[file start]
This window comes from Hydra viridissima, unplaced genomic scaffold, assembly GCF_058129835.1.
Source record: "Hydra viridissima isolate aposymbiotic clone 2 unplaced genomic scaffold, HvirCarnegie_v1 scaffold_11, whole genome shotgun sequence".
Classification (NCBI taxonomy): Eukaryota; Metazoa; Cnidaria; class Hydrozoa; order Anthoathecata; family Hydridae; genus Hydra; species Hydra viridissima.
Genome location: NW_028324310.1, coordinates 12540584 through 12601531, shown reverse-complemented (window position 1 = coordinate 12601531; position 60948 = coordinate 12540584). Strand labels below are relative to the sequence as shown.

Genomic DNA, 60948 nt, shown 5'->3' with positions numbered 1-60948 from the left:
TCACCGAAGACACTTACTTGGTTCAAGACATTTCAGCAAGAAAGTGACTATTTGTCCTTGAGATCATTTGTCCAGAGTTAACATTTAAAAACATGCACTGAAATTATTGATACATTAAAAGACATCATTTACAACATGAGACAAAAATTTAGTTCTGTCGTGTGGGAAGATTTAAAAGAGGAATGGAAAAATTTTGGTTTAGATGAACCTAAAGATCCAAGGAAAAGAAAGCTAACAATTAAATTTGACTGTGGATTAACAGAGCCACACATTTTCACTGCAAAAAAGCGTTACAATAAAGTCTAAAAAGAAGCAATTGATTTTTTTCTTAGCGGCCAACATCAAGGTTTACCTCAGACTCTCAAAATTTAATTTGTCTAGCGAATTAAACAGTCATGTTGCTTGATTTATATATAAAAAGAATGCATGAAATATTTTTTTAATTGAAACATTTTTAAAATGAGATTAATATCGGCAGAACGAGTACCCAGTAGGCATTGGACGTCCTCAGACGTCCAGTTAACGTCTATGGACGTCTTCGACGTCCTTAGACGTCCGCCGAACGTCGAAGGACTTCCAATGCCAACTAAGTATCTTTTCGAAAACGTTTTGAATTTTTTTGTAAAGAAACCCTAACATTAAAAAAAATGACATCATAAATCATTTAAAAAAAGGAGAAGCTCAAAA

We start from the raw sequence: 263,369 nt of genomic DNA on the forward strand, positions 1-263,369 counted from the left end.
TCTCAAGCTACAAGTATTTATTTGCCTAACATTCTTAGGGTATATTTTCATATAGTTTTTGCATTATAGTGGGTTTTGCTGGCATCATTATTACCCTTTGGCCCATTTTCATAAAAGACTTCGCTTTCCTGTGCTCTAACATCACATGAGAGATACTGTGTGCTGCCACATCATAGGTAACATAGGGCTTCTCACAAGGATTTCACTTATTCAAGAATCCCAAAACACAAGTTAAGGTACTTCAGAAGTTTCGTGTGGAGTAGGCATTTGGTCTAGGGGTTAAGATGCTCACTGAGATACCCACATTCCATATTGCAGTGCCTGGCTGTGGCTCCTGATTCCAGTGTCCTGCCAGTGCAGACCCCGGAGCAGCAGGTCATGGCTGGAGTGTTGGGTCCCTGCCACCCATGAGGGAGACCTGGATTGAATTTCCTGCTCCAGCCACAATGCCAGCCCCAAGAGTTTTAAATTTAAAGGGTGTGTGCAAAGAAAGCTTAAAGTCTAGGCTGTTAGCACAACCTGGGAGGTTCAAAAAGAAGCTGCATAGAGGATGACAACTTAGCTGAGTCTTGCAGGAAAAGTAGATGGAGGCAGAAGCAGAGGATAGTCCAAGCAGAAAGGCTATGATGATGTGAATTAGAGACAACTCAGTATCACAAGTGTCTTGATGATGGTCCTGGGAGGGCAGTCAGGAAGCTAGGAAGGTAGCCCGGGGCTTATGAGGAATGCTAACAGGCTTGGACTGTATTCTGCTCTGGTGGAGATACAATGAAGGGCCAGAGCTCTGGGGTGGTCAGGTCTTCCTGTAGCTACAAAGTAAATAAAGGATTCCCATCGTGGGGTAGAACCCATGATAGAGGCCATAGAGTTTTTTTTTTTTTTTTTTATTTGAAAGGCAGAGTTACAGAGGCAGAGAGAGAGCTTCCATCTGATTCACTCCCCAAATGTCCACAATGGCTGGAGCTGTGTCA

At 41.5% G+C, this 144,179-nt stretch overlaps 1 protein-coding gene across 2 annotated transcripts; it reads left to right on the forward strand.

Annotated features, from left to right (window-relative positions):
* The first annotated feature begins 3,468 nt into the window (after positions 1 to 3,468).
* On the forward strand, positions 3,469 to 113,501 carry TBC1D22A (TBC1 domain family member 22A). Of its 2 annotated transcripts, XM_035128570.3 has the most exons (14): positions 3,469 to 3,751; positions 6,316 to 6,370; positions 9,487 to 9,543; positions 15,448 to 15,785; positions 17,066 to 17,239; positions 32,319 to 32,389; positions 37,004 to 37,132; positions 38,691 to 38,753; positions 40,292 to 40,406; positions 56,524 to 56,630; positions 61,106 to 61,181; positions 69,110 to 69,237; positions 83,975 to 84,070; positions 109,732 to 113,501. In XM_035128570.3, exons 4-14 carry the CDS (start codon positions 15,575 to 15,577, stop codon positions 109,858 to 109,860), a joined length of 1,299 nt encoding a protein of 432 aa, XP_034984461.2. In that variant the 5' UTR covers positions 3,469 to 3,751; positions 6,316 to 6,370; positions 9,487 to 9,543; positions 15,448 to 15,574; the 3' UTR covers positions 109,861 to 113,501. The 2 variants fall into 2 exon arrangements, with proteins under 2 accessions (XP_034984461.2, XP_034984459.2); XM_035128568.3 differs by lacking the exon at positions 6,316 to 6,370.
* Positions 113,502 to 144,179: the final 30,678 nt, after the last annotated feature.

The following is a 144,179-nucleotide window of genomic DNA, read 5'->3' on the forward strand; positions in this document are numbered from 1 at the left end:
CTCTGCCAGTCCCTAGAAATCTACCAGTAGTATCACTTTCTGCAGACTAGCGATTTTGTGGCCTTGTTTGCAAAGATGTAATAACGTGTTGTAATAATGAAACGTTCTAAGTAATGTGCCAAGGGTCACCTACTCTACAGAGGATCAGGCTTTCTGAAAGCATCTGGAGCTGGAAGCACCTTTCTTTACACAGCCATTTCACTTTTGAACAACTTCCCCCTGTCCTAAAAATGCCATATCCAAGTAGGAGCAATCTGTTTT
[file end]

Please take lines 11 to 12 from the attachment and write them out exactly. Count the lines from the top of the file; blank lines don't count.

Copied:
* The first annotated feature begins 3,468 nt into the window (after positions 1 to 3,468).
* On the forward strand, positions 3,469 to 113,501 carry TBC1D22A (TBC1 domain family member 22A). Of its 2 annotated transcripts, XM_035128570.3 has the most exons (14): positions 3,469 to 3,751; positions 6,316 to 6,370; positions 9,487 to 9,543; positions 15,448 to 15,785; positions 17,066 to 17,239; positions 32,319 to 32,389; positions 37,004 to 37,132; positions 38,691 to 38,753; positions 40,292 to 40,406; positions 56,524 to 56,630; positions 61,106 to 61,181; positions 69,110 to 69,237; positions 83,975 to 84,070; positions 109,732 to 113,501. In XM_035128570.3, exons 4-14 carry the CDS (start codon positions 15,575 to 15,577, stop codon positions 109,858 to 109,860), a joined length of 1,299 nt encoding a protein of 432 aa, XP_034984461.2. In that variant the 5' UTR covers positions 3,469 to 3,751; positions 6,316 to 6,370; positions 9,487 to 9,543; positions 15,448 to 15,574; the 3' UTR covers positions 109,861 to 113,501. The 2 variants fall into 2 exon arrangements, with proteins under 2 accessions (XP_034984461.2, XP_034984459.2); XM_035128568.3 differs by lacking the exon at positions 6,316 to 6,370.